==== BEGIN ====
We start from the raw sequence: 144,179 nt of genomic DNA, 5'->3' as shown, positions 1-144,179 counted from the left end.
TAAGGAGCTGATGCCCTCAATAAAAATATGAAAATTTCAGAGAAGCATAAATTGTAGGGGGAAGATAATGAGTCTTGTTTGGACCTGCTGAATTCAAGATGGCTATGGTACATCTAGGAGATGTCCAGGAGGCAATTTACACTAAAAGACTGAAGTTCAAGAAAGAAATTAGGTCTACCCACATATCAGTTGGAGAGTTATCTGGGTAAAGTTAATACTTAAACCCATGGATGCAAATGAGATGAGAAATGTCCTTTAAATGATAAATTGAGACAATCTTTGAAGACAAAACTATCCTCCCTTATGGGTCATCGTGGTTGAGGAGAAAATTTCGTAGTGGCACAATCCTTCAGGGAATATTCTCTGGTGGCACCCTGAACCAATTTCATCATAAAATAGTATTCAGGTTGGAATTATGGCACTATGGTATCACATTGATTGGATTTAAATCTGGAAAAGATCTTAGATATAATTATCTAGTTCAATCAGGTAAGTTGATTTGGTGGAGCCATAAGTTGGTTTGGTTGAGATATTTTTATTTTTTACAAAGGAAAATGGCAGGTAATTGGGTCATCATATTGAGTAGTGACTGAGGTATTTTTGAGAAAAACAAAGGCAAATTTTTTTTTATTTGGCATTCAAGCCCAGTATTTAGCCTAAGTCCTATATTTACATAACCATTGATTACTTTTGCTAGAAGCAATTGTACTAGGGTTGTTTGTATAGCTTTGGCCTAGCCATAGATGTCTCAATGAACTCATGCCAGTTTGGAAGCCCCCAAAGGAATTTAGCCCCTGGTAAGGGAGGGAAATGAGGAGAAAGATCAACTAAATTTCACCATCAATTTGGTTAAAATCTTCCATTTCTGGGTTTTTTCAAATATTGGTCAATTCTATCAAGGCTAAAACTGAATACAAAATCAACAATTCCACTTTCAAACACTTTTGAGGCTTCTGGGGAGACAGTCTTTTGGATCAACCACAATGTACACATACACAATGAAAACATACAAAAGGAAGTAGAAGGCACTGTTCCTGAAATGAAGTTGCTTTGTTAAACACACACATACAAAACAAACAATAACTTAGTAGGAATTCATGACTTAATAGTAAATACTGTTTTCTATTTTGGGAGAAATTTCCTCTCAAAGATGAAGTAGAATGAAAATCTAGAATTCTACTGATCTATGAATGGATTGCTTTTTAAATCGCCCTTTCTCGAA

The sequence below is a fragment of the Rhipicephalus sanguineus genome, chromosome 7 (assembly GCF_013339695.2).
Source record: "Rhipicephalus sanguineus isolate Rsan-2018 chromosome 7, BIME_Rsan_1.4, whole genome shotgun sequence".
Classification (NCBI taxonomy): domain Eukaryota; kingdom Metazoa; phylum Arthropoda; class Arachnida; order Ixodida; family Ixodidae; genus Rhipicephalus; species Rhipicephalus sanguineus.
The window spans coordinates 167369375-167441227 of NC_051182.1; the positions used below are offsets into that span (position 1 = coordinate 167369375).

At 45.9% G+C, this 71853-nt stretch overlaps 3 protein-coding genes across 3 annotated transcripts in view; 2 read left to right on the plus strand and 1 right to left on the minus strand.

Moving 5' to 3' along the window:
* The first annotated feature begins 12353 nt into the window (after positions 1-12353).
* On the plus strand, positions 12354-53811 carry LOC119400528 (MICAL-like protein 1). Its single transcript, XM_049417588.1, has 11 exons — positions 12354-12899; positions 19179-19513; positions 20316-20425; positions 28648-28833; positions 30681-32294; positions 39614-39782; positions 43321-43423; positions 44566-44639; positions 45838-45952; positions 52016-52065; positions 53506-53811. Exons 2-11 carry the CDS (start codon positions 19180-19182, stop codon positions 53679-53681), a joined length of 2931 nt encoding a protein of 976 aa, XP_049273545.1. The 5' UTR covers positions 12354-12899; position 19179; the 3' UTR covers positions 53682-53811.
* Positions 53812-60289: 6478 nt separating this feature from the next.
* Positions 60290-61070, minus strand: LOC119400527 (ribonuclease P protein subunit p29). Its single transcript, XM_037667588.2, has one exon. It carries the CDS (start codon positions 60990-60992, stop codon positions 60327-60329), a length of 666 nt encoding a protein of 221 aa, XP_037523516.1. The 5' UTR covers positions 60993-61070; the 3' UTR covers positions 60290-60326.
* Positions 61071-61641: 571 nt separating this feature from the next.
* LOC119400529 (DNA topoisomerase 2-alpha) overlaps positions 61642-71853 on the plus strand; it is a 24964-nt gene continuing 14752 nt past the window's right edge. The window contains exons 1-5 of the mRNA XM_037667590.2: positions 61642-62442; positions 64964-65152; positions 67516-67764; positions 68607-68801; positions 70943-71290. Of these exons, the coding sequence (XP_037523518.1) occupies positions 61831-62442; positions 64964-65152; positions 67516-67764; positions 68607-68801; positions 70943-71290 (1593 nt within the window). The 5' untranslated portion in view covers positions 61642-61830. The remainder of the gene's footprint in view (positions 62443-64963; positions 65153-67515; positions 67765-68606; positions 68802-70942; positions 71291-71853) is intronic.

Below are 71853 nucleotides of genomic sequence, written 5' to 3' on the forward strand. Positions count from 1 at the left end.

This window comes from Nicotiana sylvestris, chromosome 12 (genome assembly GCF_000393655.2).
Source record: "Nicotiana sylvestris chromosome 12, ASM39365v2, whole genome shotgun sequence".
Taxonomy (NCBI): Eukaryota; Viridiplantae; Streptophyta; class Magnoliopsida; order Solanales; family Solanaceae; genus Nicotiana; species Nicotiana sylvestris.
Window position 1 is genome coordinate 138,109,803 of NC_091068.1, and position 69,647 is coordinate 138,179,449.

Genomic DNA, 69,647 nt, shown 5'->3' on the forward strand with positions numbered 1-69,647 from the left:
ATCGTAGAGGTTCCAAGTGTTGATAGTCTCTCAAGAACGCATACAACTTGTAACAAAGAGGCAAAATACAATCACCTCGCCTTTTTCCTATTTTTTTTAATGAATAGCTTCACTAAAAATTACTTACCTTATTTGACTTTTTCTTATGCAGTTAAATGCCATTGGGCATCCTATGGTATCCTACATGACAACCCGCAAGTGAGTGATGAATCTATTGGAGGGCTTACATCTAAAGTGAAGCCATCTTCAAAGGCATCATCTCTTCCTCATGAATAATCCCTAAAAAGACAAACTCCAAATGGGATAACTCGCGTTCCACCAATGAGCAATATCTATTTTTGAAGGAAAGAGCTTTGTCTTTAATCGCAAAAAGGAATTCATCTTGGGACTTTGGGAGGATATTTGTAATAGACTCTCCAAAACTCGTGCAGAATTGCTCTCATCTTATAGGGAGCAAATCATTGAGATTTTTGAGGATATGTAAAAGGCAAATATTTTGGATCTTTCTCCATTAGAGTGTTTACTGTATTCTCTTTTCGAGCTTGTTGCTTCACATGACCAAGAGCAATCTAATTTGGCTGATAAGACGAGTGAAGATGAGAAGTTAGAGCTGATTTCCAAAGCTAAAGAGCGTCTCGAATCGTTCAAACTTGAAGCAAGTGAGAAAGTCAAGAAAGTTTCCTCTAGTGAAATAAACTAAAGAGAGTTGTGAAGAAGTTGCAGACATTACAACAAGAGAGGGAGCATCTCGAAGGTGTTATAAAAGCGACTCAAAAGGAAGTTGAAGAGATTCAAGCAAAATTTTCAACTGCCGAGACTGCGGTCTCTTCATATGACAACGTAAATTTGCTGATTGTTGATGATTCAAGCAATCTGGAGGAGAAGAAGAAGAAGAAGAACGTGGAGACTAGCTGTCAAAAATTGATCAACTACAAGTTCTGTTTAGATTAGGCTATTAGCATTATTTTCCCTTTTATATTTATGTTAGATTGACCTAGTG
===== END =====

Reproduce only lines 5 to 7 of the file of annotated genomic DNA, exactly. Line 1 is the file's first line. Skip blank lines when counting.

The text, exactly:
Classification (NCBI taxonomy): domain Eukaryota; kingdom Metazoa; phylum Arthropoda; class Arachnida; order Ixodida; family Ixodidae; genus Rhipicephalus; species Rhipicephalus sanguineus.
The window spans coordinates 167369375-167441227 of NC_051182.1; the positions used below are offsets into that span (position 1 = coordinate 167369375).

At 45.9% G+C, this 71853-nt stretch overlaps 3 protein-coding genes across 3 annotated transcripts in view; 2 read left to right on the plus strand and 1 right to left on the minus strand.